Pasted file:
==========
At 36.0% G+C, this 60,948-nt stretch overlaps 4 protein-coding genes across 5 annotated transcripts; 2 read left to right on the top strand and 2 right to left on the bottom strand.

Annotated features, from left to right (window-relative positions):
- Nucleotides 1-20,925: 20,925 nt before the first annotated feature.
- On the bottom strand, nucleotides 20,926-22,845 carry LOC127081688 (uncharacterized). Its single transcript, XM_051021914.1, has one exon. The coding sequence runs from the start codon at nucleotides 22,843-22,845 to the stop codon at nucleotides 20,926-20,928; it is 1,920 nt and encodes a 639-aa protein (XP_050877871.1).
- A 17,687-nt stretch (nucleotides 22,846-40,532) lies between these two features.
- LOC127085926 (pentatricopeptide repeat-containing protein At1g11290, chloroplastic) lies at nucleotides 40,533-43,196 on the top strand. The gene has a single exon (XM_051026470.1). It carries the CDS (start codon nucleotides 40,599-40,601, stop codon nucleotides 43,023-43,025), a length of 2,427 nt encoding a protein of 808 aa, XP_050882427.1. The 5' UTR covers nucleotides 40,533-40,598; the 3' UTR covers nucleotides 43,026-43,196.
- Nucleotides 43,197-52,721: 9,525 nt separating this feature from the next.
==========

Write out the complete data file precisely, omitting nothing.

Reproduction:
At 36.0% G+C, this 60,948-nt stretch overlaps 4 protein-coding genes across 5 annotated transcripts; 2 read left to right on the top strand and 2 right to left on the bottom strand.

Annotated features, from left to right (window-relative positions):
- Nucleotides 1-20,925: 20,925 nt before the first annotated feature.
- On the bottom strand, nucleotides 20,926-22,845 carry LOC127081688 (uncharacterized). Its single transcript, XM_051021914.1, has one exon. The coding sequence runs from the start codon at nucleotides 22,843-22,845 to the stop codon at nucleotides 20,926-20,928; it is 1,920 nt and encodes a 639-aa protein (XP_050877871.1).
- A 17,687-nt stretch (nucleotides 22,846-40,532) lies between these two features.
- LOC127085926 (pentatricopeptide repeat-containing protein At1g11290, chloroplastic) lies at nucleotides 40,533-43,196 on the top strand. The gene has a single exon (XM_051026470.1). It carries the CDS (start codon nucleotides 40,599-40,601, stop codon nucleotides 43,023-43,025), a length of 2,427 nt encoding a protein of 808 aa, XP_050882427.1. The 5' UTR covers nucleotides 40,533-40,598; the 3' UTR covers nucleotides 43,026-43,196.
- Nucleotides 43,197-52,721: 9,525 nt separating this feature from the next.